Brain Structures & Functions. - Essay Prowess

Brain Structures & Functions.


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Brain Structures & Functions.

Describe the primary functions of the following structures and give an example of behavioral changes that may occur if the structure is damaged: corpus callosum, Wernicke’s area, Broca’s area, hippocampus, and the cerebellum. (Ch. 2.8-2.9)

The Corpus callosum is an enormous band of axons that connect the right and the left hemispheres of the human brain. It acts like a bridge enabling the brain’s two hemispheres to communicate with each other and thus function as an integrated whole. The motor cortex in the right hemisphere of the brain controls the movement of the left side of the body, and the sensory cortex in the left hemisphere registers pain if our right hand gets burned. The crisscrossed interconnection is known as contralateral, which explains why most people who suffer from stroke experience paralysis in the opposite of the body from where the stroke occurred in their brain (Hudson & Whisenhunt, 2019, 2.10).

Wernicke’s area is a part of the left hemisphere of the temporal lobe involved in understanding language and is associated with receptive language deficits. Patients with brain damage in the Wernicke’s area experience difficulties understanding what is said to them. These individuals can typically respond in a lengthy sentence that most often does not make sense (Hudson & Whisenhunt, 2019, 2.8).

Broca’s area is a region within the frontal lobe that initiates the movement required to produce speech. In this area, we have the interplay of the motor and sensory cortices that keep an individual from mispronouncing words. Individuals whose Broca’s area is injured have challenges making words come out correctly or speaking. These individuals may have their comprehension intact but experience challenges expressing themselves (Hudson & Whisenhunt, 2019, 2.8).

The hippocampus is a part of the human brain involved in the creation and consolidation of information to make new memories. The part appears curved when viewed in cross-section, and it can be thought of as a top-notch administrative assistant in a very busy office. The hippocampus is responsible for creating and logically organizing human memories and retrieving these memories whenever necessary. It plays a role in memory processes, and people whose hippocampus is damaged will only hold informant for a limited time and are unable to make enduring memories. Individuals can experience memory loss as a result of impairment of the hippocampus due to drug use (Hudson & Whisenhunt, 2019, 2.8).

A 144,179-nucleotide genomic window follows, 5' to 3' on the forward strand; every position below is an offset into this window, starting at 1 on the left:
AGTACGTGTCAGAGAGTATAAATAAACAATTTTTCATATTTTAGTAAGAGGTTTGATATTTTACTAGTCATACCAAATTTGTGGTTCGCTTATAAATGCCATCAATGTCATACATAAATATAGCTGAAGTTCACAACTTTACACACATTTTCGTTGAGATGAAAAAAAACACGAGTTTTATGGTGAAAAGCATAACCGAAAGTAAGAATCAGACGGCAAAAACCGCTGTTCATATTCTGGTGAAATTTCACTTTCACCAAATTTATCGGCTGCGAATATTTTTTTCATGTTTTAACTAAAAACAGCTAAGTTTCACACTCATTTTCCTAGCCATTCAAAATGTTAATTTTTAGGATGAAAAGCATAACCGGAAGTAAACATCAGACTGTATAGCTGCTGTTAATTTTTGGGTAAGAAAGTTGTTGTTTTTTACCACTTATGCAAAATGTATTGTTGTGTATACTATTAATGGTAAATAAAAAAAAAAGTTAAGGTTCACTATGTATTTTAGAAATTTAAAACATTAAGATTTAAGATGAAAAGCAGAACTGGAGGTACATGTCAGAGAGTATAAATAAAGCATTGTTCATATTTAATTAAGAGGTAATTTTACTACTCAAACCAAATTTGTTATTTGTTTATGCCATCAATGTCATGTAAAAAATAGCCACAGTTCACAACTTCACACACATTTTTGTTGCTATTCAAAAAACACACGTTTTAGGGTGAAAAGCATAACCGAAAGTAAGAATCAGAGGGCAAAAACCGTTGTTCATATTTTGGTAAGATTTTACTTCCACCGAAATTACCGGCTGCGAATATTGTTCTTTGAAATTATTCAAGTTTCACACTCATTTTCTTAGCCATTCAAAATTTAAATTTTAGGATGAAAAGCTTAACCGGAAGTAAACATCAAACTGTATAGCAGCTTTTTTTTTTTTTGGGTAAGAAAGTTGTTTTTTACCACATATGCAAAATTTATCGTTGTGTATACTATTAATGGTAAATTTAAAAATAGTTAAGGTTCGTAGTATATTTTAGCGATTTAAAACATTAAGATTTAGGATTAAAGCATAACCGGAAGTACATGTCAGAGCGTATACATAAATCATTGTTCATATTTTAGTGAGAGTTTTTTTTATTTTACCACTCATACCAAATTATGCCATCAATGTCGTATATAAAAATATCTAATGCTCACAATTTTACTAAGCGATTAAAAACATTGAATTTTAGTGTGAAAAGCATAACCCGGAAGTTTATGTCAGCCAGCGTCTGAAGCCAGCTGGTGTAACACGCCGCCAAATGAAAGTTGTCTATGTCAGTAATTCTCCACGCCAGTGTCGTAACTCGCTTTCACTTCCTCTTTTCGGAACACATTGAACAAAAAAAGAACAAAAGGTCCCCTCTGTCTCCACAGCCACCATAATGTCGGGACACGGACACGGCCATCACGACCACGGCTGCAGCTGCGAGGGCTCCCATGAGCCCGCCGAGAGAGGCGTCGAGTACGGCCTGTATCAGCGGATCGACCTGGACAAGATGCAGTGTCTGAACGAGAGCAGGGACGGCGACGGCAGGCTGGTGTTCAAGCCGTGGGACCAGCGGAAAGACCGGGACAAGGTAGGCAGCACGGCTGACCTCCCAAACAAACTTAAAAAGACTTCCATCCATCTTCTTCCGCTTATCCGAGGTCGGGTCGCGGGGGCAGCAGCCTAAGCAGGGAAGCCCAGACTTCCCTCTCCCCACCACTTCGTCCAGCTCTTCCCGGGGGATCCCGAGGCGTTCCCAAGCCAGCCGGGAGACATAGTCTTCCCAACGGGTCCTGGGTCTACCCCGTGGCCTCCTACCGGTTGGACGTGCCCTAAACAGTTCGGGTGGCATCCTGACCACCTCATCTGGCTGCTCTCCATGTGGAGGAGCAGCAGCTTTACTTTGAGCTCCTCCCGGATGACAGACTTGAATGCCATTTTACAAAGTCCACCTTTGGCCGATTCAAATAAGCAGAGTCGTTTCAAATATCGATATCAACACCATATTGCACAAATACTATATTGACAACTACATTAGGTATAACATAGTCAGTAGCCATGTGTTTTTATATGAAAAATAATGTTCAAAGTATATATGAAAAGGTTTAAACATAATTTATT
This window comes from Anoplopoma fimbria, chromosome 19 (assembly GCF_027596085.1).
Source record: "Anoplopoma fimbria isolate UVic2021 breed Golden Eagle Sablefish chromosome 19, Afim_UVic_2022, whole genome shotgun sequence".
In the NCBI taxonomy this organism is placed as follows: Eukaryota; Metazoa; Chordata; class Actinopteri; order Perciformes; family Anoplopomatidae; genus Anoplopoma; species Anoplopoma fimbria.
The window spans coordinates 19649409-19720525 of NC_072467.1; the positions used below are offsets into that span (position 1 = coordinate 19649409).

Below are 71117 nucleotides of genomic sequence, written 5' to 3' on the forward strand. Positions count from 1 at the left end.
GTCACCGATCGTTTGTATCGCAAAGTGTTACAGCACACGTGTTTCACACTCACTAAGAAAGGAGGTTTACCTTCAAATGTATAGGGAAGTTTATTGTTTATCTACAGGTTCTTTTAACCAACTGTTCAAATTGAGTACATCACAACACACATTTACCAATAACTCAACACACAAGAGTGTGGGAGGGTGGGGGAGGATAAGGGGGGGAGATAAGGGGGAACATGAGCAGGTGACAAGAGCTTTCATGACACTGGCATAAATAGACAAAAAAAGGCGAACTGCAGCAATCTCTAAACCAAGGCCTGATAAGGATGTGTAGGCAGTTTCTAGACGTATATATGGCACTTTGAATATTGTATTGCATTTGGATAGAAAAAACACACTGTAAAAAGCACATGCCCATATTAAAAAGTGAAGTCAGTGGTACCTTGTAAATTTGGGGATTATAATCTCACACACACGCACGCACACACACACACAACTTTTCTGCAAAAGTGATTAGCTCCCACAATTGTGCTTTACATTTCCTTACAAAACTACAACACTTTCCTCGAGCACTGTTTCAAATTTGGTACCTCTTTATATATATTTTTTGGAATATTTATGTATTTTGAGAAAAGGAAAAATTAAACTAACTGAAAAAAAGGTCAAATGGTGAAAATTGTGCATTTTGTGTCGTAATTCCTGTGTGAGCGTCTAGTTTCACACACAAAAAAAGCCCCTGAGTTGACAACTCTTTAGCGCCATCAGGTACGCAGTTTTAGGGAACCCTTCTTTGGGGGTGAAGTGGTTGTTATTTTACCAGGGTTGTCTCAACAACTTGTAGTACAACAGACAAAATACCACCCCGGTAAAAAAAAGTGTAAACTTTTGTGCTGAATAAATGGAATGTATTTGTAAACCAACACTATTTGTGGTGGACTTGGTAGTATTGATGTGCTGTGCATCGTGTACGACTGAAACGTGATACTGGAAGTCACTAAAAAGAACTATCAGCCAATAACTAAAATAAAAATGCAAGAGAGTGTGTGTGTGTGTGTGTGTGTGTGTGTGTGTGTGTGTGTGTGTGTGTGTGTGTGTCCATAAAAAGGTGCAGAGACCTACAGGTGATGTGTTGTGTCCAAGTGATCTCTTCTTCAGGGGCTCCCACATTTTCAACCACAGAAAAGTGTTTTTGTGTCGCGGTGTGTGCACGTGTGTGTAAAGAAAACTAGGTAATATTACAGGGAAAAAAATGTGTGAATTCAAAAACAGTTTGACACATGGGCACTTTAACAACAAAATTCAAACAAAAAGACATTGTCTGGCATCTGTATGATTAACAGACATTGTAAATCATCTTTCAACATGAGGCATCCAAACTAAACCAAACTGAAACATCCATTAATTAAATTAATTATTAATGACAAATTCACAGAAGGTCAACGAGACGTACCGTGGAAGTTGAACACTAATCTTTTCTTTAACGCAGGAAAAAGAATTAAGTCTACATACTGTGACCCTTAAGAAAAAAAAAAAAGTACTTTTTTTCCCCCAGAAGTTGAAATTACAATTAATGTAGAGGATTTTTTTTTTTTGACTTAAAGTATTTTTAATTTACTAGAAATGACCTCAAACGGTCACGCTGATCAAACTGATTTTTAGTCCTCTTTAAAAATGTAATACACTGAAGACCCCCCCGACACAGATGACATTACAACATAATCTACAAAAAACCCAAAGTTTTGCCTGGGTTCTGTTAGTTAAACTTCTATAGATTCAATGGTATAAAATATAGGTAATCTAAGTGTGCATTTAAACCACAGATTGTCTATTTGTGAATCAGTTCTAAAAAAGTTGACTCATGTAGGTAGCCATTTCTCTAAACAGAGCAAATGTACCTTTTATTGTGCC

The cerebellum is one part of the human brain located in the hindbrain behind the pons and medulla. The cerebellum works to control and process perceptions and motor movements.  Many neural pathways link the cerebellum with the spinal cord and the cerebral motor cortex. The cerebrum smoothly integrates these pathways receiving feedback about the body position and using it to direct our movements. The cerebellum controls coordination, balance, and fine touch movements, and thus, its damage is evident in movement-related difficulties as the brain part is involved in modifying motor movement. Alcohol is among the most noticeable substances that affect the cerebellum as it manifests itself in movement-related difficulties. A sobriety test is a quick and reliable way of assessing whether the cerebellum is functioning normally or is impaired (Hudson & Whisenhunt, 2019, 2.8).


Hudson, D. L., & Whisenhunt, B. L. (2019). Revel for Psychology (1st Edition ed.). Pearson Learning Solutions.

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